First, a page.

Time as context
Given the evolution of HRM, time itself can be regarded as a form of context. Alongside this, place also matters hugely.
At the corporate level, the place and contribution of human resource management can be contingent upon strategic decisions about organisational structure and form. In some circumstances, HR may have a considerable input to such decisions, in other circumstances it may be the object of such upstream decisions and thus have to work within a given context. A clear example is the different ways in which two global corporations – Unilever and Proctor & Gamble – utilised shared service centres including their use for HR. Proctor & Gamble (P&G) had operated for some time with a highly centralised approach to management, hence it established an internal shared services centre before moving on to outsourcing much of its HR shared services. Conversely, Unilever which traditionally operated with a decentralised approach, turned to outsourcing as a means towards globally standardising its systems and processes (Gospel and Sako, 2010).
On an even wider front, the underlying ideas, beliefs and assumptions of human resource management are a product of their historic and geographical contexts. For example, up until about the mid-1980s, conventional wisdom about people management and employment management in the UK was that the approach had to be based on ‘pluralism’ – that is that economic organisations are composed of multiple interests and interests groups which need to collaborate and compromise for their mutual benefit. Thus, trade unions were accepted as essential representatives of worker interests. Valued skills among people managers were based around negotiation.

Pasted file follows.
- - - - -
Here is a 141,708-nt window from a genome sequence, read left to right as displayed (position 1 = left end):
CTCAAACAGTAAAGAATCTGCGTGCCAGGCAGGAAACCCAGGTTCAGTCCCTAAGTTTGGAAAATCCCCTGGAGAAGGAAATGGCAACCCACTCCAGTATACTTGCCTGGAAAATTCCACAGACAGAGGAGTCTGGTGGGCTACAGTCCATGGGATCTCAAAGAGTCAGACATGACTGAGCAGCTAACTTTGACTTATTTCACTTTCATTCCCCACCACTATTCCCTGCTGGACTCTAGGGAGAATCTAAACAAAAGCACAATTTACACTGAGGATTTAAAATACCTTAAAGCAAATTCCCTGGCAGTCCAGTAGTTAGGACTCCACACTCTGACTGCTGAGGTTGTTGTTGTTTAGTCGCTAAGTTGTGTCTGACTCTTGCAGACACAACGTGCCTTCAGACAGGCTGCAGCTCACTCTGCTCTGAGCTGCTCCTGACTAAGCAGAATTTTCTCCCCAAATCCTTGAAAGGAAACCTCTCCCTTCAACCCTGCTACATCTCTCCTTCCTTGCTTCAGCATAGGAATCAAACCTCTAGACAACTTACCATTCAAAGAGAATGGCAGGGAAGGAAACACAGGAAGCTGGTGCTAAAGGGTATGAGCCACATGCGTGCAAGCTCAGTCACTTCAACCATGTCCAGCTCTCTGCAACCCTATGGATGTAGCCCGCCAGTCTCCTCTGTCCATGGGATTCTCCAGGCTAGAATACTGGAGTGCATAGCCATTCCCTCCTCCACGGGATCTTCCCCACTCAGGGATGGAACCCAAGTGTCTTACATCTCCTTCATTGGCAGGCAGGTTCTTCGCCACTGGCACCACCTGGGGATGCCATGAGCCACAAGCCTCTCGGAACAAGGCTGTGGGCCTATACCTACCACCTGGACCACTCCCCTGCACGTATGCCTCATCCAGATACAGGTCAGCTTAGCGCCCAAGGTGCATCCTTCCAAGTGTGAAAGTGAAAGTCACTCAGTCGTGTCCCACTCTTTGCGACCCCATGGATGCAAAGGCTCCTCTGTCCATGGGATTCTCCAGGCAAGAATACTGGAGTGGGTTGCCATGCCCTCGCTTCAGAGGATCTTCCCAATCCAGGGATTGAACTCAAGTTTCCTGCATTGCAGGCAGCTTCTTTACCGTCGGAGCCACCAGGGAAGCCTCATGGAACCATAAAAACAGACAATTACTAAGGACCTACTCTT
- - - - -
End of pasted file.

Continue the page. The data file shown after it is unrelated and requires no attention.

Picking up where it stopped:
A disruptive and initially challenging rival to this approach in the mid-1980s was the idea of a ‘new’ type of approach based on US ideas and human resource management practice. This initially was a small group of ‘disruptive’ specialists who sat uneasily alongside mainstream industrial relations and personnel departments. The HR and personnel practitioners tended to rely on procedure and due process. Over time, the tenets, beliefs and methods of the interloper began to take over. As trade union membership declined and industry restructured – especially with a shift from manufacturing employment to services – the previously prevailing approach to people management became replaced by HR notions of winning commitment, and a more unitarist set of assumptions in the face of global competition. In other words, a key part of the HRM context changed fundamentally.